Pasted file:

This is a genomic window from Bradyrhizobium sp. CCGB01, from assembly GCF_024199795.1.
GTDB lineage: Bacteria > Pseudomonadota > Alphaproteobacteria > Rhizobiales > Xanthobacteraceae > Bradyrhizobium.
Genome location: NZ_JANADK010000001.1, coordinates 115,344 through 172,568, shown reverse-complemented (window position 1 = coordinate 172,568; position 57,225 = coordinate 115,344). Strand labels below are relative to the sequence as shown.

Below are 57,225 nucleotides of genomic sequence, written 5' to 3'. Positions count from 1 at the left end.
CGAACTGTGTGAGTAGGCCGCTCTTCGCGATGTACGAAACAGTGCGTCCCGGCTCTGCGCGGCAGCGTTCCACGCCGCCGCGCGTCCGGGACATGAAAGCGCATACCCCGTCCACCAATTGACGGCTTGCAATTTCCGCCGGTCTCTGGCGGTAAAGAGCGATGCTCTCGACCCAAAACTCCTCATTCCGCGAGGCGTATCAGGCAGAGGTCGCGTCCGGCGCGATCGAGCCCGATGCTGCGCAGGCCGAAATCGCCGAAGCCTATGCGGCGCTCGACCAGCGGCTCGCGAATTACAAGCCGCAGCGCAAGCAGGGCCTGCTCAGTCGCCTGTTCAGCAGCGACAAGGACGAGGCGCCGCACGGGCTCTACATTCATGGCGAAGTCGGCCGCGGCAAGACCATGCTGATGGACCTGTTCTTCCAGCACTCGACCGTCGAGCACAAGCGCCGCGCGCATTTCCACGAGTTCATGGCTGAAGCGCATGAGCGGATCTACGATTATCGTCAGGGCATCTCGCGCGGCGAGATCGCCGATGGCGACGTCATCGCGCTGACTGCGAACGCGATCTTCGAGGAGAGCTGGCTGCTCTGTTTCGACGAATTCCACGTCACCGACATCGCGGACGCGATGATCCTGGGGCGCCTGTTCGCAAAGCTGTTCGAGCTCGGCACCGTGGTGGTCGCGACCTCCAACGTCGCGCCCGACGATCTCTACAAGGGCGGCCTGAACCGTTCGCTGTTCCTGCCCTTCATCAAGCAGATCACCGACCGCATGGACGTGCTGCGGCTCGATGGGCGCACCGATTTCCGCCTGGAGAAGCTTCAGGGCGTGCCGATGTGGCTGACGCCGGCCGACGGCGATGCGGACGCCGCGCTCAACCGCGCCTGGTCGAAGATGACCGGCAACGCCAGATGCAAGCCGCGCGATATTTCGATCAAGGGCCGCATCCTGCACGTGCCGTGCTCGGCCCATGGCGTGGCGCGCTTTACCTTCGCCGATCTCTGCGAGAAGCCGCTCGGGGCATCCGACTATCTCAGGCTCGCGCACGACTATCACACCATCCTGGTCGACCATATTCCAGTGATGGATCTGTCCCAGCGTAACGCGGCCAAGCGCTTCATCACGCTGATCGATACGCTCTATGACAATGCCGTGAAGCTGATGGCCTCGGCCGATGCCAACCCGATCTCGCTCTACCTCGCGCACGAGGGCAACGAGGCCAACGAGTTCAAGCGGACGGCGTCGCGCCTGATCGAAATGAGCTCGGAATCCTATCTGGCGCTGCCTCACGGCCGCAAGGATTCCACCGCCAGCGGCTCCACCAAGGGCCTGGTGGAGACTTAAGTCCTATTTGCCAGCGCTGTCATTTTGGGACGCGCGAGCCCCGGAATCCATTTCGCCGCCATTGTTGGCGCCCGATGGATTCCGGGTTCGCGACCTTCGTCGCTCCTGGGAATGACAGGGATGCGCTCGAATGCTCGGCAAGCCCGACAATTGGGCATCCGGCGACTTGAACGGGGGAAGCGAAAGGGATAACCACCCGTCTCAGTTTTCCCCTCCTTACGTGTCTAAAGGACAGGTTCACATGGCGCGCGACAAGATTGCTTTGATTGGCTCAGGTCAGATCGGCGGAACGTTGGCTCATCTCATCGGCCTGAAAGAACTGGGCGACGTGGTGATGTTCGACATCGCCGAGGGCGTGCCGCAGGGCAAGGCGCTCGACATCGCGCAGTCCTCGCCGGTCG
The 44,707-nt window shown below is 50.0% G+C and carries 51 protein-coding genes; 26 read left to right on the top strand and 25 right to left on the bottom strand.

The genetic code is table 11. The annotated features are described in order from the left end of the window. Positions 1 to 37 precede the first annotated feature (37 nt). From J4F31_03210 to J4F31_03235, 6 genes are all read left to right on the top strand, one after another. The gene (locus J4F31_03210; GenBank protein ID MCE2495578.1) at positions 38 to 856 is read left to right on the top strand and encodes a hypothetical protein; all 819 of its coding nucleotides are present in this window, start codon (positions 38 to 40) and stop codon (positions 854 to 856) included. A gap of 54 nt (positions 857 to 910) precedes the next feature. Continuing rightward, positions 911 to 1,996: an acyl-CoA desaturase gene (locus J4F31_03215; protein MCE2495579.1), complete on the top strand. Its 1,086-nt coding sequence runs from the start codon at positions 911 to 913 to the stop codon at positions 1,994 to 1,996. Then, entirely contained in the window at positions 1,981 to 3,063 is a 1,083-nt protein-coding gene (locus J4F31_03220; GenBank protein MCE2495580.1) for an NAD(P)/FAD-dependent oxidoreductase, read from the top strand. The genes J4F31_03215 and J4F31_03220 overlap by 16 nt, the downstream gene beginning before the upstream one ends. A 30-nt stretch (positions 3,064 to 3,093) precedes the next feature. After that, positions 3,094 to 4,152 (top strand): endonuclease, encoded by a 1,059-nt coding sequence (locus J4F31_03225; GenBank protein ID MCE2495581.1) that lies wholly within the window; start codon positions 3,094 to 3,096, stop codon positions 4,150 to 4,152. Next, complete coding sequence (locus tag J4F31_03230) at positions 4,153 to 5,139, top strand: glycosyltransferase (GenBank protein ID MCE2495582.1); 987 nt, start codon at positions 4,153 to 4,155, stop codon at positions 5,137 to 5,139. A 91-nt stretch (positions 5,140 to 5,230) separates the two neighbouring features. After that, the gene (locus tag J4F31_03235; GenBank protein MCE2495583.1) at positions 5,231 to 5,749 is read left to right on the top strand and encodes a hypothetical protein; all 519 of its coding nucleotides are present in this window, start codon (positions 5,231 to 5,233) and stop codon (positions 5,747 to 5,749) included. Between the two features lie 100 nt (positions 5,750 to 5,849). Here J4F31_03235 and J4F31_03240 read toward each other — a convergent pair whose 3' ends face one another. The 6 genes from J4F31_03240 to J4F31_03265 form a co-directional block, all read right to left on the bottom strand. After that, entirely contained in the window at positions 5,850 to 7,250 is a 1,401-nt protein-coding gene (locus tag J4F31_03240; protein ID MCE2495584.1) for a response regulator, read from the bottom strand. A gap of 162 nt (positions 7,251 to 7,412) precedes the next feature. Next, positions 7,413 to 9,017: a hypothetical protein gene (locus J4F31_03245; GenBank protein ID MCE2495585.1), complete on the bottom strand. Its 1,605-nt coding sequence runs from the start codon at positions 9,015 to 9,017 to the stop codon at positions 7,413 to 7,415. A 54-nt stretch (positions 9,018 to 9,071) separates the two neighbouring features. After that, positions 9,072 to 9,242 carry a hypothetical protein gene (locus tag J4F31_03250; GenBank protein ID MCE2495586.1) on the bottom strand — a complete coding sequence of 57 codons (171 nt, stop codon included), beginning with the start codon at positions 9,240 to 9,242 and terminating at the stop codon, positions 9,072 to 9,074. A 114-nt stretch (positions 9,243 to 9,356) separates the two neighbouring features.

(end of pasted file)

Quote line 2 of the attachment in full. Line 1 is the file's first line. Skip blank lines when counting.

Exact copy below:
GTDB lineage: Bacteria > Pseudomonadota > Alphaproteobacteria > Rhizobiales > Xanthobacteraceae > Bradyrhizobium.